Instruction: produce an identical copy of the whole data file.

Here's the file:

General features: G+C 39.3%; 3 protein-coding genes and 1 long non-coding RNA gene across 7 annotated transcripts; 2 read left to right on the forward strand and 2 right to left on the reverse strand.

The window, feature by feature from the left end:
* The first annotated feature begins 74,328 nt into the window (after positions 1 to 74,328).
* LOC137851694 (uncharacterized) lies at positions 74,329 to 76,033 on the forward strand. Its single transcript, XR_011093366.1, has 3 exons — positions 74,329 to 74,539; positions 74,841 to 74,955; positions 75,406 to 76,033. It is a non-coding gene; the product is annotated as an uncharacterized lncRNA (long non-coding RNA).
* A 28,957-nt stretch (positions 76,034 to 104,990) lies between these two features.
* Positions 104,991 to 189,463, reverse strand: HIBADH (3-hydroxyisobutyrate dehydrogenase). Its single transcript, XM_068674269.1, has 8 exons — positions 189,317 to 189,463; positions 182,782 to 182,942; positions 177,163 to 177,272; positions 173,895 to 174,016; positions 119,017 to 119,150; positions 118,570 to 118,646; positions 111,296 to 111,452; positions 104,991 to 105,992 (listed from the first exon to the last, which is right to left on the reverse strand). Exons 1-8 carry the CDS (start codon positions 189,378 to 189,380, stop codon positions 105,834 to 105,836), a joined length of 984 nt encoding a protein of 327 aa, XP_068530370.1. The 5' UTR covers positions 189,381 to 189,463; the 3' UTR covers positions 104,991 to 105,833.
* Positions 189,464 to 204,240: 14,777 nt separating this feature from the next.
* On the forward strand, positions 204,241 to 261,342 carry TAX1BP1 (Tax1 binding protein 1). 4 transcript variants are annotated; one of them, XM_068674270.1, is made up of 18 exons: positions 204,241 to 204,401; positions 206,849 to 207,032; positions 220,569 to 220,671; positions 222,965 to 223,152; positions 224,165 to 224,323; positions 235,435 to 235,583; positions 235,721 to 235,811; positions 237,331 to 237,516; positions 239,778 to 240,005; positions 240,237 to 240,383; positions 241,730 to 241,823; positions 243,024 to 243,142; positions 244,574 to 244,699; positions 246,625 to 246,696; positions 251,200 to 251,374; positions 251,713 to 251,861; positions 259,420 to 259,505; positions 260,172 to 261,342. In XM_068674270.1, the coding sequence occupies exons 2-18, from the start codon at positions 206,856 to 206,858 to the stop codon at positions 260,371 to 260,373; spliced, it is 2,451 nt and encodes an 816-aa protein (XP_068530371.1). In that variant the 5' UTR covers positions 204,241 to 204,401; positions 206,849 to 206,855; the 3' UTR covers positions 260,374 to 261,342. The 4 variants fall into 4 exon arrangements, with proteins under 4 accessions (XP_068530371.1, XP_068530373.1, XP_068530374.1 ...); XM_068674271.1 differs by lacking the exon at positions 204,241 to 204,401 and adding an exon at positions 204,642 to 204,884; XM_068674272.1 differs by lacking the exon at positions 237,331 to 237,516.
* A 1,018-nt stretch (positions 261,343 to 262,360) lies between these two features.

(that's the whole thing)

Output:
General features: G+C 39.3%; 3 protein-coding genes and 1 long non-coding RNA gene across 7 annotated transcripts; 2 read left to right on the forward strand and 2 right to left on the reverse strand.

The window, feature by feature from the left end:
* The first annotated feature begins 74,328 nt into the window (after positions 1 to 74,328).
* LOC137851694 (uncharacterized) lies at positions 74,329 to 76,033 on the forward strand. Its single transcript, XR_011093366.1, has 3 exons — positions 74,329 to 74,539; positions 74,841 to 74,955; positions 75,406 to 76,033. It is a non-coding gene; the product is annotated as an uncharacterized lncRNA (long non-coding RNA).
* A 28,957-nt stretch (positions 76,034 to 104,990) lies between these two features.
* Positions 104,991 to 189,463, reverse strand: HIBADH (3-hydroxyisobutyrate dehydrogenase). Its single transcript, XM_068674269.1, has 8 exons — positions 189,317 to 189,463; positions 182,782 to 182,942; positions 177,163 to 177,272; positions 173,895 to 174,016; positions 119,017 to 119,150; positions 118,570 to 118,646; positions 111,296 to 111,452; positions 104,991 to 105,992 (listed from the first exon to the last, which is right to left on the reverse strand). Exons 1-8 carry the CDS (start codon positions 189,378 to 189,380, stop codon positions 105,834 to 105,836), a joined length of 984 nt encoding a protein of 327 aa, XP_068530370.1. The 5' UTR covers positions 189,381 to 189,463; the 3' UTR covers positions 104,991 to 105,833.
* Positions 189,464 to 204,240: 14,777 nt separating this feature from the next.
* On the forward strand, positions 204,241 to 261,342 carry TAX1BP1 (Tax1 binding protein 1). 4 transcript variants are annotated; one of them, XM_068674270.1, is made up of 18 exons: positions 204,241 to 204,401; positions 206,849 to 207,032; positions 220,569 to 220,671; positions 222,965 to 223,152; positions 224,165 to 224,323; positions 235,435 to 235,583; positions 235,721 to 235,811; positions 237,331 to 237,516; positions 239,778 to 240,005; positions 240,237 to 240,383; positions 241,730 to 241,823; positions 243,024 to 243,142; positions 244,574 to 244,699; positions 246,625 to 246,696; positions 251,200 to 251,374; positions 251,713 to 251,861; positions 259,420 to 259,505; positions 260,172 to 261,342. In XM_068674270.1, the coding sequence occupies exons 2-18, from the start codon at positions 206,856 to 206,858 to the stop codon at positions 260,371 to 260,373; spliced, it is 2,451 nt and encodes an 816-aa protein (XP_068530371.1). In that variant the 5' UTR covers positions 204,241 to 204,401; positions 206,849 to 206,855; the 3' UTR covers positions 260,374 to 261,342. The 4 variants fall into 4 exon arrangements, with proteins under 4 accessions (XP_068530371.1, XP_068530373.1, XP_068530374.1 ...); XM_068674271.1 differs by lacking the exon at positions 204,241 to 204,401 and adding an exon at positions 204,642 to 204,884; XM_068674272.1 differs by lacking the exon at positions 237,331 to 237,516.
* A 1,018-nt stretch (positions 261,343 to 262,360) lies between these two features.